Pacific Drive Review – Supernatural Road Rage

Pacific Drive Review

Although it isn’t maybe such a big deal anymore, America’s post-war love affair with cars was once a major cultural force. Cars not only transported people, they carried a lot of symbolic value. Stephen King’s Christine captured this with a sentient car that metaphorically channeled adolescent hormonal rage. I thought about this while playing Pacific Drive. 

In the Zone

There is more than a little bit of King in his supernatural-horror mode, and some Twin Peaks’ weirdness in Pacific Drive. A unique blend of RPG and survival/crafting, Pacific Drive is about you and your family truckster trying to escape a very bad place. Oh, and your mechanical buddy’s motivations might be suspect as well.

Pacific Drive takes place in the Olympic Exclusion Zone (OEZ) and the environments drip with Pacific Northwest atmosphere. The darkness, rain and fog pair beautifully with the unexplained anomalies that threaten you at every turn in the road. The basic gameplay loop is simple. First, you leave your home base garage to search and scavenge for materials to repair and upgrade your car. Second, you go on increasingly far-afield missions to gather more stuff. Third, well, you do it all over again. 

You’re aided by an unseen trio of scientists that sometimes give you cryptic missions or conflicting information about what happened in the OEZ. The dialogue ranges from humor to pathos and their banter – and the game’s excellent soundtrack – add some much-needed humanity to the experience. It doesn’t mean that either the narrative or mechanics are entirely clear. They’re not, and sometimes that leads to awesome discoveries. Other times, frustration and wasted time.

The OEZ is full of danger, but not traditional enemies that can be conveniently killed with RPG staples like guns. The dangers are supernatural or alien or however you care to explain them. These include deadly radiation, environmental hazards, weird creatures and all manner of other anomalies. They attack your car in dozens of ways, so the constant task of upgrading, repairing and reinforcing your station wagon becomes your new obsession. 

The Plot Thickens, the Circle Widens

Early on, the missions are short and, if not exactly sweet, at least reasonably compact and directed. As Pacific Drive progresses, missions take you through an increasing number of zones. Your ultimate goal is to reach a portal that brings you back to the garage. As you move through the zones, you scavenge through abandoned buildings and roadside detritus. If you’re really brave, you head out on foot and explore the woods for materials.

The game does a pretty good job of onboarding you about the basics, but at some point the tutorial mode turns into a bit of a deadly grind. Several hours in, those multistage missions – with randomized resources – are more apt to end in failure and death than success and relief. One of my constant frustrations was controlling the camera and car while driving. On one hand, it reacts appropriately to all sorts of changes to the world and its own condition. On the other hand, while I get that this isn’t Gran Turismo, I never really found it fun or easy to drive.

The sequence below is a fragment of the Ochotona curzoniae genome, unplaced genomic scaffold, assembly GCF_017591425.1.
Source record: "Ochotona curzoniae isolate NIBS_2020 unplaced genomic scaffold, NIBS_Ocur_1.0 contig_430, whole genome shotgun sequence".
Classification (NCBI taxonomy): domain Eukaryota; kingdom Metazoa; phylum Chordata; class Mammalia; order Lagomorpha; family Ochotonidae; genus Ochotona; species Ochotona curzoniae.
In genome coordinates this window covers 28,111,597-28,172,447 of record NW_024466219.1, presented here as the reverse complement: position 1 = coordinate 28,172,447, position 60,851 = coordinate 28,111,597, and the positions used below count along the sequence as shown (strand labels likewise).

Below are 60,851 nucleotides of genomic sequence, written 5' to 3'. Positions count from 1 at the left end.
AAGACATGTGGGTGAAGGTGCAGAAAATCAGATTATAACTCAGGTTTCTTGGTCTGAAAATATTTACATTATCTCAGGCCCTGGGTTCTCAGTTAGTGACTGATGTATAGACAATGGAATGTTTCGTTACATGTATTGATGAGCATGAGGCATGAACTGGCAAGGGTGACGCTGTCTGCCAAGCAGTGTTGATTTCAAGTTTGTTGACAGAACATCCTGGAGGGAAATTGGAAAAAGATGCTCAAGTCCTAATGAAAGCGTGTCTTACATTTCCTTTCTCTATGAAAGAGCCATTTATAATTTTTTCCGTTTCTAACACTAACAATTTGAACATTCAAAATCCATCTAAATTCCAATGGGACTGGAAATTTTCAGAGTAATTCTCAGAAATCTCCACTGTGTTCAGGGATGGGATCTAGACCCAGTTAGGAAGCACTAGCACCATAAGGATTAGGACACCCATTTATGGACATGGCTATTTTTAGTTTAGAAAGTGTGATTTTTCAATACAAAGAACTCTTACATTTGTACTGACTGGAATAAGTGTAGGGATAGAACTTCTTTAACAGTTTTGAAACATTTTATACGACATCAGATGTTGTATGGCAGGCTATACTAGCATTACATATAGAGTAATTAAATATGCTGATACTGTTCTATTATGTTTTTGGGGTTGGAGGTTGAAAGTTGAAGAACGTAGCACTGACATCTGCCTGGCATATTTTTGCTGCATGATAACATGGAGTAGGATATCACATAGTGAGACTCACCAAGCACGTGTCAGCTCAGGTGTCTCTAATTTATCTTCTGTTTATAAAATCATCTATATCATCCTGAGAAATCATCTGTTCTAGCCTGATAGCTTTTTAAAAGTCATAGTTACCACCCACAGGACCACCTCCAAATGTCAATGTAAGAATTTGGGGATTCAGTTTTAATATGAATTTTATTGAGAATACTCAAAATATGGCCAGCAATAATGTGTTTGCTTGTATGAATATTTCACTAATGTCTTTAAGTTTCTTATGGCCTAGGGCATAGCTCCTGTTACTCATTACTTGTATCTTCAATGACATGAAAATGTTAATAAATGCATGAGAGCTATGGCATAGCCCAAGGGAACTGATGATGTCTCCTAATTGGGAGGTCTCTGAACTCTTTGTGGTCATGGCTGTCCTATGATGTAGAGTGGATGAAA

I’m ok with the story being vague and weird for its own sake, and I enjoyed the story’s sci-fi-horror theme. Back at the garage, the lack of clear instruction was less tolerable, like not knowing how or why to use certain machines, or why not to. In some cases, this resulted in the destruction of carefully gathered materials and wasted game time. Pacific Drive is not a good game for RGB or survival fans who value a close relationship between time spent and measurable progress.

E-Z Mode

There are a couple of good methods for easing some of the frustration, however. For one, players can modify the difficulty in lots of ways. This option will save the game for many players. Second, scavenging outside of the scripted missions can be a less frantic and often safer way to gather materials. 

As a resident of the Northwest, I can attest that Pacific Drive nails the moody, rain-soaked woods and lonely highways. Graphically, the stylized art is at its best giving us weirdness and supernatural danger. By intention, the car itself is blocky and lacking in refined detail. Even though you can customize it with literally hundreds of add-ons or cosmetics, your station wagon always looks beat down. 

Pacific Drive is a unique RPG and survival crafting game in a landscape choked with unimaginative copycats and clones. That alone makes it worth checking out. Its story, atmosphere and basic loop are engaging and satisfying. At the default difficulty though, its design and mechanics can frustrate in ways that neither skill or time can overcome. Pacific Drive offers a refreshing RPG experience but the ride is sometimes bumpier than intended. 

***PC code provided by the publisher for review***

The Good

  • Imaginative premise and story
  • Atmospheric setting
  • Deep crafting mechanics
  • Great soundtrack

The Bad

  • Default difficulty is very challenging
  • Can be opaque
  • Graphics are a bit simplistic